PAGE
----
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The technological knowledge during the age of enlightenment

The Enlightenment was both a movement and a state of mind.


The term represents a phase in the intellectual history of Europe, but it also serves to define programs of reform in which influential literati, inspired by a common faith in the possibility… A brief treatment of the Enlightenment follows.

For full treatment, see Europe, history of: The powers and uses of reason had first been explored by the philosophers of ancient Greece. The Romans adopted and preserved much of Greek culturenotably including the ideas of a rational natural order and natural law. Amid the turmoil of empire, however, a new concern arose for personal salvationand the way was paved for the triumph of the Christian religion.

Christian thinkers gradually found uses for their Greco-Roman heritage.

The system of thought known as Scholasticismculminating in the work of Thomas Aquinasresurrected reason as a tool of understanding but subordinated it to spiritual revelation and the revealed truths of Christianity.

The intellectual and political edifice of Christianity, seemingly impregnable in the Middle Agesfell in turn to the assaults made on it by humanismthe Renaissanceand the Protestant Reformation. The Renaissance rediscovered much of Classical culture and revived the notion of humans as creative beings, and the Reformation, more directly but in the long run no less effectively, challenged the monolithic authority of the Roman Catholic Church.

  • The British, French, and American Enlightenments;
  • If Newton could order the cosmos with natural philosophy, so, many argued, could political philosophy order the body politic.

For Martin Luther as for Bacon or Descartes, the way to truth lay in the application of human reason. Received authority, whether of Ptolemy in the sciences or of the church in matters of the spirit, was to be subject to the probings of unfettered minds. The successful application of reason to any question depended on its correct application—on the development of a methodology of reasoning that would serve as its own guarantee of validity.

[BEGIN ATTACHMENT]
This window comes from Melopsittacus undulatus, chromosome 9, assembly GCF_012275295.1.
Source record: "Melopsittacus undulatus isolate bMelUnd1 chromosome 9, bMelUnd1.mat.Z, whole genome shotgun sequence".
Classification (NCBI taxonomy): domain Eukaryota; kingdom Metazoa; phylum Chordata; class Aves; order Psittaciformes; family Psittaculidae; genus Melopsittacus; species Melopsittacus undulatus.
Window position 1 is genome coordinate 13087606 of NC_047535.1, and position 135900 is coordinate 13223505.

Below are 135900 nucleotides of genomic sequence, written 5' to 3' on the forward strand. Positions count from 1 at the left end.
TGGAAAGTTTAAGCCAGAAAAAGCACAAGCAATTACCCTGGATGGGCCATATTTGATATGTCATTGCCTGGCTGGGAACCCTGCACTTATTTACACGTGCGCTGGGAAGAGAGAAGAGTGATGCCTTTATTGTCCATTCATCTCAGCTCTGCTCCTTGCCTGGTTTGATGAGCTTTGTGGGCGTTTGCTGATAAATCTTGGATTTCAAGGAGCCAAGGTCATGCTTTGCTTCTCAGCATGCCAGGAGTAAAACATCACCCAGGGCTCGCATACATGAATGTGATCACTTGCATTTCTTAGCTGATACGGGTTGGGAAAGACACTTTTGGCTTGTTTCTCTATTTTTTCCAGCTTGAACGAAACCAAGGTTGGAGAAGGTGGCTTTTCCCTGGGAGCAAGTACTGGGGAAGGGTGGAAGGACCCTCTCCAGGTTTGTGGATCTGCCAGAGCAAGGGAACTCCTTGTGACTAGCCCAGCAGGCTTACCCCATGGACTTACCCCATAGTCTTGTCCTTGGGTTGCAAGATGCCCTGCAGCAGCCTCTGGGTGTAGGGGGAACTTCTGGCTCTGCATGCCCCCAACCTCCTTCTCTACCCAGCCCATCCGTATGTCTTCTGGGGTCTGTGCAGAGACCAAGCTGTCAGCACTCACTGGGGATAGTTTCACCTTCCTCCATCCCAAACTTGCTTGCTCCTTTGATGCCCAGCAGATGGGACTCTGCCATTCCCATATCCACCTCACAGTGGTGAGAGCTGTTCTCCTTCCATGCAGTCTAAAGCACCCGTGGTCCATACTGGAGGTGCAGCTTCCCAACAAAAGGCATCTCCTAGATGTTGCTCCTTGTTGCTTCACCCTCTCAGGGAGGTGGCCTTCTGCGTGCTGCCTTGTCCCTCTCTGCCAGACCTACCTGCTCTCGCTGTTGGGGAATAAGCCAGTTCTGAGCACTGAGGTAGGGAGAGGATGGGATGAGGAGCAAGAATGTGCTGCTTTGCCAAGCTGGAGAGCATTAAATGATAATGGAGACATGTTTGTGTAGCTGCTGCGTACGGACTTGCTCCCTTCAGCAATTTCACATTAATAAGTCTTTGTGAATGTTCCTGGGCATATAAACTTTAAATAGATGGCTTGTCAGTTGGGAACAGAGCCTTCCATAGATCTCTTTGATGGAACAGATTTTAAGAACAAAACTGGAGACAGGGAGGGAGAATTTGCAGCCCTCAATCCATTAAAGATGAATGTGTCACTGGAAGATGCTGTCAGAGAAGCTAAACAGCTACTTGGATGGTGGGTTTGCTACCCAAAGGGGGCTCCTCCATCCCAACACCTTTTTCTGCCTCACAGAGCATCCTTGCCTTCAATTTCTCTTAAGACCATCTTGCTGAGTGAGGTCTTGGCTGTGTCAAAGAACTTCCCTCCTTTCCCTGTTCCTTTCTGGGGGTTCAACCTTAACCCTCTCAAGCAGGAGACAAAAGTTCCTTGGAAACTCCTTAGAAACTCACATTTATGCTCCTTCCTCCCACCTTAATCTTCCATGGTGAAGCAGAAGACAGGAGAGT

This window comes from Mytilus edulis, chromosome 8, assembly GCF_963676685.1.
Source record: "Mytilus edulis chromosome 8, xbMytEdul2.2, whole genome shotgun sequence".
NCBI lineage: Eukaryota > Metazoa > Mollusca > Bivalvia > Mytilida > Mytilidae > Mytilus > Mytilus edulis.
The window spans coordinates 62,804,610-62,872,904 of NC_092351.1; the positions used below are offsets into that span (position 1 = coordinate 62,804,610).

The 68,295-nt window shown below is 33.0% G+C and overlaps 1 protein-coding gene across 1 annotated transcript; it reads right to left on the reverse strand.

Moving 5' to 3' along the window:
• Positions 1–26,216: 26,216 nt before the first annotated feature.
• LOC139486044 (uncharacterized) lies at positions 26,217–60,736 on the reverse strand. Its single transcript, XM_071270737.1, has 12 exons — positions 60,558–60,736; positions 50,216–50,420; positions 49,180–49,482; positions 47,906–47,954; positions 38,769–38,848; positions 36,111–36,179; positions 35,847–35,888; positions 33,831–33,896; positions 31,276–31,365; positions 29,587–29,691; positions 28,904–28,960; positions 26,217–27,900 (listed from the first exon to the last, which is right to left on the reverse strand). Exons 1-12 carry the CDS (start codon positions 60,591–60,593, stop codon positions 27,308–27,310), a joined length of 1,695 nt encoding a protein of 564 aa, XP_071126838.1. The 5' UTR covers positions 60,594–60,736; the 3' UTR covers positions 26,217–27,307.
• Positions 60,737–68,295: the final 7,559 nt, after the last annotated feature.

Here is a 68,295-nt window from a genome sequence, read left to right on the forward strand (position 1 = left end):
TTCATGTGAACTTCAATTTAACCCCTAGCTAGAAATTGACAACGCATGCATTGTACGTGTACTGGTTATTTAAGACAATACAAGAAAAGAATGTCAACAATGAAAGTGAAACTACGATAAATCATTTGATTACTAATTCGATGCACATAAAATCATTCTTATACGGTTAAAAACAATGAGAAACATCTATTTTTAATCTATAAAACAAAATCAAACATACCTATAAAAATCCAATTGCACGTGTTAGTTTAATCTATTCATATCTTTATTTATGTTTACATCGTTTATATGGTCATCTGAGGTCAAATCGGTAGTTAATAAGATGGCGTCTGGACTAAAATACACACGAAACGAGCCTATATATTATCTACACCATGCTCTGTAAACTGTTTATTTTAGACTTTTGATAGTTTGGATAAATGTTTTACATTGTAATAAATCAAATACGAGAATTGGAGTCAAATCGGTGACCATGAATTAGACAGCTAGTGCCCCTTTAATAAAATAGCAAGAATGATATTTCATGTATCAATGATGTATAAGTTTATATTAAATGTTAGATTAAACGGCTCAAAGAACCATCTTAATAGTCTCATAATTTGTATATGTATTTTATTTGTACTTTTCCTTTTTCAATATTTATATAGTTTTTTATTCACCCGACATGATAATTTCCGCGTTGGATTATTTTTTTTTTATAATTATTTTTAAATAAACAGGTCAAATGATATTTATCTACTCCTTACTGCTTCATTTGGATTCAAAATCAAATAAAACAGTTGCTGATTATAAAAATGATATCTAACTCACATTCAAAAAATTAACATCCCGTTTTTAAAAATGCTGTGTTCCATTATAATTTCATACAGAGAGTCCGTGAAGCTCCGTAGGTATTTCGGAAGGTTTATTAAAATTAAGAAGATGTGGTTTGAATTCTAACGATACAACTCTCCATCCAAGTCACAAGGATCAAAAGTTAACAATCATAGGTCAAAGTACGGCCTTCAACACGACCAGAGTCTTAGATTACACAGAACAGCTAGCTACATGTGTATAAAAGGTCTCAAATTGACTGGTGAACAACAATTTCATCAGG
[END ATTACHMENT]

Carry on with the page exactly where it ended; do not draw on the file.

1. Edmund Jephcott Stanford University Press, 2002.
  2. Its political thought developed by Thomas Hobbes 1588-1679 , John Locke 1632-1704 , Voltaire 1694-1778 and Rousseau 1712-1788 created the modern world. Foolishness to the Greeks.
  3. Joseph de Maistre, mentioned above as a political counter-revolutionary, was also a staunch defender of the Papacy; in 1819 he wrote Du Pape On the Pope in which he argued for the infallible authority of the Pope to bring political stability in Europe. A History of Christian Thought.

Such a methodology was most spectacularly achieved in the sciences and mathematicswhere the logics of induction and deduction made possible the creation of a sweeping new cosmology. The success of Newtonin particular, in capturing in a few mathematical equations the laws that govern the motions of the planetsgave great impetus to a growing faith in the human capacity to attain knowledge.

At the same time, the idea of the universe as a mechanism governed by a few simple—and discoverable—laws had a subversive effect on the concepts of a personal God and individual salvation that were central to Christianity.